Gene expression articles from across Nature Portfolio

Gene expression is the generation of a functional gene product from the information encoded by a gene, through the processes of transcription and translation. Gene products are often proteins, however non-protein coding genes can encode functional RNA, including ribosomal RNA (rRNA), transfer RNA (tRNA) or small nuclear RNA (snRNA).

Latest Research and Reviews

News and Comment

  • News |

    It’s a creative, perhaps wild and sometimes challenging encounter. But some labs make a habit of inviting artists in.

    • Vivien Marx
    Nature Methods 20, 319
  • News & Views |

    A meta-analysis of harmonized human brain RNA-seq datasets creates expression quantitative trait locus (eQTL) maps for multiple ancestries and brain regions, predicts cell-type-dependent eQTLs and produces gene networks. This prioritizes genes for multiple brain-related diseases, serving as a promising step toward the identification of central nervous system (CNS) drug targets.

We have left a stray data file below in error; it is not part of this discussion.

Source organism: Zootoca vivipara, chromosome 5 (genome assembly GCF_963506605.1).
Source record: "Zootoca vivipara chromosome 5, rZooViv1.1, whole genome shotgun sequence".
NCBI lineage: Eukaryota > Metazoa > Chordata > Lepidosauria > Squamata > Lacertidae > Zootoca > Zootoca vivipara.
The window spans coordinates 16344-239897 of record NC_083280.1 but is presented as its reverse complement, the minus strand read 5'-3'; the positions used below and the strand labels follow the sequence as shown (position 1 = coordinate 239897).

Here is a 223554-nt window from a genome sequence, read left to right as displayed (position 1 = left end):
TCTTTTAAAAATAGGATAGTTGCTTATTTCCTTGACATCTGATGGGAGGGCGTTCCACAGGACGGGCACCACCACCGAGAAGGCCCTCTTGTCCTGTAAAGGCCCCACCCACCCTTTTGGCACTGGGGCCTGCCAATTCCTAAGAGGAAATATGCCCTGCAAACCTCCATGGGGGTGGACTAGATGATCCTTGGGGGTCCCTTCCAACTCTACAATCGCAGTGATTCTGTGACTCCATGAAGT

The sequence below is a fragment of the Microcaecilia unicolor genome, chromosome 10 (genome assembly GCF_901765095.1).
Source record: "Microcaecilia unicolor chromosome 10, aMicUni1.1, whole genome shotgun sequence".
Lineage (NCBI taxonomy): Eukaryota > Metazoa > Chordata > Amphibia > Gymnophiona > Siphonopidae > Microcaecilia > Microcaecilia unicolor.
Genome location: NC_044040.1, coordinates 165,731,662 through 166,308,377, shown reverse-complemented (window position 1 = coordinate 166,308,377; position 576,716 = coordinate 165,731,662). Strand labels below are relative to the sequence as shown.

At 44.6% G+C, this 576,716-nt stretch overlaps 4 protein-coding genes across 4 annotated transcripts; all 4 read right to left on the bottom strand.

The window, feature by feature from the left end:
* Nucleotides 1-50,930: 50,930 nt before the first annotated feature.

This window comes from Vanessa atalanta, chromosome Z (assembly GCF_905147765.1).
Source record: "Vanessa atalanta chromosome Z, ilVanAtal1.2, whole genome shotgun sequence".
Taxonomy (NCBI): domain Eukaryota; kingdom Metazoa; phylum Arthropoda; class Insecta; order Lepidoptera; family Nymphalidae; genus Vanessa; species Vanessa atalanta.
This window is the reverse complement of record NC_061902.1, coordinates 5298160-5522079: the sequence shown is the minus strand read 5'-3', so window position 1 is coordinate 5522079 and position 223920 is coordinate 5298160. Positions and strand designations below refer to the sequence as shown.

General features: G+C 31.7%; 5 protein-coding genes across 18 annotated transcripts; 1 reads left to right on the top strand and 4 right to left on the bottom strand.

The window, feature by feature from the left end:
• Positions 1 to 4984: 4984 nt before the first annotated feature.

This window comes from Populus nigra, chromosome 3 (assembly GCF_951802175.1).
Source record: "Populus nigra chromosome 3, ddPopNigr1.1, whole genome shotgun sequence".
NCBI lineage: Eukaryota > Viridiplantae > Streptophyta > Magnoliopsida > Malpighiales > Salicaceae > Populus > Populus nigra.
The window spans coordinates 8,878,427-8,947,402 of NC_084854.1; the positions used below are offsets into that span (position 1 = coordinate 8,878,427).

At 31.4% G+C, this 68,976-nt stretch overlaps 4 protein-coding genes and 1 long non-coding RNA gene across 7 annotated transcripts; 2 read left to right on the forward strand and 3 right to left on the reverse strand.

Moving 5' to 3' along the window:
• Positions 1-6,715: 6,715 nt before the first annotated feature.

Nature Genetics 55, 363-364
  • Research Highlights |

    A paper in Science reports that circadian gene expression in humans is affected by sex and age, findings that might explain differential disease prevalence among these groups and have implications for treatment.

    • Dorothy Clyde
  • News & Views |

    Using cap analysis of gene expression, we have constructed a map of the genome regulatory network (promoters and enhancers) in healthy and failing human hearts. Analysis of this map demonstrates differential transcriptional regulation in cardiac chambers, disease states, and ischemic and non-ischemic cardiomyopathies. This information could lead to tailored therapies.

  • News & Views |

    Bivalent genes are regulated by a balance between repressive Polycomb group proteins and activating trithorax group proteins. A new study has revealed that MENIN, an accessory component of KMT2A/B methyltransferase complexes, has an unorthodox role in repressing bivalent genes, alongside Polycomb repressive complexes.

    • Xue Qing David Wang
    •  & Yali Dou
    Nature Cell Biology 25, 209-210